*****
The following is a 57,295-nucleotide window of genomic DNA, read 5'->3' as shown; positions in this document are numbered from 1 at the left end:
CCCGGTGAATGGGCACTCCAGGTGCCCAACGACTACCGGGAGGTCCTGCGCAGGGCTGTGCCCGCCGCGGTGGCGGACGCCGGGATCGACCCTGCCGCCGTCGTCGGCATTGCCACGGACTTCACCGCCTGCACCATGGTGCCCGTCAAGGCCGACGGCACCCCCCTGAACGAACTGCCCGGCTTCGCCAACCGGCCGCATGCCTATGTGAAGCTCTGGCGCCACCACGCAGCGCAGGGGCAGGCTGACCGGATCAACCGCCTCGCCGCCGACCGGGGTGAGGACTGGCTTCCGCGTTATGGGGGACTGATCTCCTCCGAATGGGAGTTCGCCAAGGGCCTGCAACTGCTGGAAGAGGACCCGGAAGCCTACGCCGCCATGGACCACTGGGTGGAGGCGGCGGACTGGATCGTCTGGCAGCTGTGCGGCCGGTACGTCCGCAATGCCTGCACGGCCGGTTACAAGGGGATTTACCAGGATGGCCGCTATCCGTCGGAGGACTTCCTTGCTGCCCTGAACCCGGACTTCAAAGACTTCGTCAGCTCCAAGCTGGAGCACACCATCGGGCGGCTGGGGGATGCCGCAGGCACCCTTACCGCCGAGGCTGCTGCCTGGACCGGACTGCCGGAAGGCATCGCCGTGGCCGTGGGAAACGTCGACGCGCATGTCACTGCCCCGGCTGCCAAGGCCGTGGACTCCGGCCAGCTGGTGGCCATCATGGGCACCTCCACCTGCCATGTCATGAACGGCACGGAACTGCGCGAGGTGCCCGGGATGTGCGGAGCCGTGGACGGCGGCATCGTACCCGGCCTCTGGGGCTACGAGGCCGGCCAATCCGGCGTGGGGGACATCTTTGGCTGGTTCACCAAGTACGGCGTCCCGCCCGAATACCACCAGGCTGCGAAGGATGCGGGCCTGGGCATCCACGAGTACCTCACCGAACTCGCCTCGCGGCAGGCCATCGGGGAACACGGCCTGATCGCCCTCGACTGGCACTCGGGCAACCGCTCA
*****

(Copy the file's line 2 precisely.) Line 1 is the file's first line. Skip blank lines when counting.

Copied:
CCCGGTGAATGGGCACTCCAGGTGCCCAACGACTACCGGGAGGTCCTGCGCAGGGCTGTGCCCGCCGCGGTGGCGGACGCCGGGATCGACCCTGCCGCCGTCGTCGGCATTGCCACGGACTTCACCGCCTGCACCATGGTGCCCGTCAAGGCCGACGGCACCCCCCTGAACGAACTGCCCGGCTTCGCCAACCGGCCGCATGCCTATGTGAAGCTCTGGCGCCACCACGCAGCGCAGGGGCAGGCTGACCGGATCAACCGCCTCGCCGCCGACCGGGGTGAGGACTGGCTTCCGCGTTATGGGGGACTGATCTCCTCCGAATGGGAGTTCGCCAAGGGCCTGCAACTGCTGGAAGAGGACCCGGAAGCCTACGCCGCCATGGACCACTGGGTGGAGGCGGCGGACTGGATCGTCTGGCAGCTGTGCGGCCGGTACGTCCGCAATGCCTGCACGGCCGGTTACAAGGGGATTTACCAGGATGGCCGCTATCCGTCGGAGGACTTCCTTGCTGCCCTGAACCCGGACTTCAAAGACTTCGTCAGCTCCAAGCTGGAGCACACCATCGGGCGGCTGGGGGATGCCGCAGGCACCCTTACCGCCGAGGCTGCTGCCTGGACCGGACTGCCGGAAGGCATCGCCGTGGCCGTGGGAAACGTCGACGCGCATGTCACTGCCCCGGCTGCCAAGGCCGTGGACTCCGGCCAGCTGGTGGCCATCATGGGCACCTCCACCTGCCATGTCATGAACGGCACGGAACTGCGCGAGGTGCCCGGGATGTGCGGAGCCGTGGACGGCGGCATCGTACCCGGCCTCTGGGGCTACGAGGCCGGCCAATCCGGCGTGGGGGACATCTTTGGCTGGTTCACCAAGTACGGCGTCCCGCCCGAATACCACCAGGCTGCGAAGGATGCGGGCCTGGGCATCCACGAGTACCTCACCGAACTCGCCTCGCGGCAGGCCATCGGGGAACACGGCCTGATCGCCCTCGACTGGCACTCGGGCAACCGCTCA